Impeachment Witness Retires From Military After He Was 'Bullied by the President'


One of House Democrats’ witnesses in their impeachment probe of President Donald Trump is retiring from the military, claiming his future will be “forever limited” due to his testimony in the House of Representatives last year.

On Wednesday, Lt. Col. Alexander Vindman shared the news of his resignation on Twitter, “Today I officially requested retirement from the US Army, an organization I love. My family and I look forward to the next chapter of our lives.”

In a separate statement, David Pressman — a lawyer for Vindman — wrote, “After more than 21 years of military service, Lieutenant Colonel Alexander Vindman is retiring today after it has been made clear that his future within the institution he has dutifully served will be forever limited.”

The statement continued: 

“Through a campaign of bullying, intimidation, and retaliation, the President of the United States attempted to force LTC Vindman to choose: Between adhering to the law or pleasing a President. Between honoring his oath or protecting his career. Between protecting his promotion or the promotion of his fellow soldiers. These are choices that no one in the United States should confront, especially one who has dedicated his life to serving it.”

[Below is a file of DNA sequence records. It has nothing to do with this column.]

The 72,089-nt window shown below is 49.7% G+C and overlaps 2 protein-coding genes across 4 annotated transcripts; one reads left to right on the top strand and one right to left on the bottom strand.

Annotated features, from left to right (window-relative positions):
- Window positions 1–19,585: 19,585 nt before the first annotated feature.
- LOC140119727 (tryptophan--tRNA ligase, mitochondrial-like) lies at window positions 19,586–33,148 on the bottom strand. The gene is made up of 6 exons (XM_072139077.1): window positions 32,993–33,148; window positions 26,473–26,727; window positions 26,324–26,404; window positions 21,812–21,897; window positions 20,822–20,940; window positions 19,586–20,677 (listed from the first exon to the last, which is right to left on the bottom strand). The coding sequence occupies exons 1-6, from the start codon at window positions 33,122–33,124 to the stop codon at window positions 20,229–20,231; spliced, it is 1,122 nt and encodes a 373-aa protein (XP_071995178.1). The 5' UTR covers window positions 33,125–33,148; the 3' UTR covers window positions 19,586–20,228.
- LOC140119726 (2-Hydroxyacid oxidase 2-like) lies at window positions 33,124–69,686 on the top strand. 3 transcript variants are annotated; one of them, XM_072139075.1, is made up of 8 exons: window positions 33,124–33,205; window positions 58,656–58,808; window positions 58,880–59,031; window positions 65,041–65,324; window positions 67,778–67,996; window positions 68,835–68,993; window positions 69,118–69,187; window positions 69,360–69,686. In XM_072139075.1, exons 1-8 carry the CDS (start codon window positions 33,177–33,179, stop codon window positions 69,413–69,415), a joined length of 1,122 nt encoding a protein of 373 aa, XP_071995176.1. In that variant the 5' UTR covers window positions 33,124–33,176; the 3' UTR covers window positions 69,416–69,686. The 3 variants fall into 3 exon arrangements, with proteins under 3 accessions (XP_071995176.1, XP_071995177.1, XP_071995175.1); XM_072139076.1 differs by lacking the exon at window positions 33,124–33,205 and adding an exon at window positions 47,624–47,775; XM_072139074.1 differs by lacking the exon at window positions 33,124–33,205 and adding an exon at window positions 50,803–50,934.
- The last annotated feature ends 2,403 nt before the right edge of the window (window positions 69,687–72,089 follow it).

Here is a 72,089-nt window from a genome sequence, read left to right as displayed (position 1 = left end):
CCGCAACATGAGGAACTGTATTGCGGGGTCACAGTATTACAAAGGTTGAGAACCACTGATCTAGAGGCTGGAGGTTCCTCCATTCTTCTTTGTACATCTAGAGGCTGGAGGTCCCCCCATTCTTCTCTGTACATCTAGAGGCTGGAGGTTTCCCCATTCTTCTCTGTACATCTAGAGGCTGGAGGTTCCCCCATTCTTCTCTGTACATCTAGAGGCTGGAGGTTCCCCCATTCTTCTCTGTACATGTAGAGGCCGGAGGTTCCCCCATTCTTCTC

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“LTC Vindman did what the law compelled him to do; and for that he was bullied by the President and his proxies. And yet, LTC Vindman would not be intimidated and will not b corrupted. He did what he has always done: put the interests of his country ahead of his own,” Pressman added.

Vindman served as the National Security Council’s (NSC) top Ukraine expert until he was removed from that position in February following his testimony during the House impeachment hearings.

In his testimony, Vindman said that Trump’s alleged efforts to pressure Ukrainian officials to open an investigation into former Vice President Joe Biden (D) was improper.

After the Senate voted to acquit Trump of two impeachment charges in early February, Vindman was removed from the NSC but stayed in the military.

Trump addressed Vindman’s removal from the NSC, “We sent him on his way to a much different location, and the military can handle him any way they want.”

When asked if Vindman might be disciplined for his testimony, Trump said, “If you look at what happened … they’re going to certainly, I would imagine, take a look at that.”

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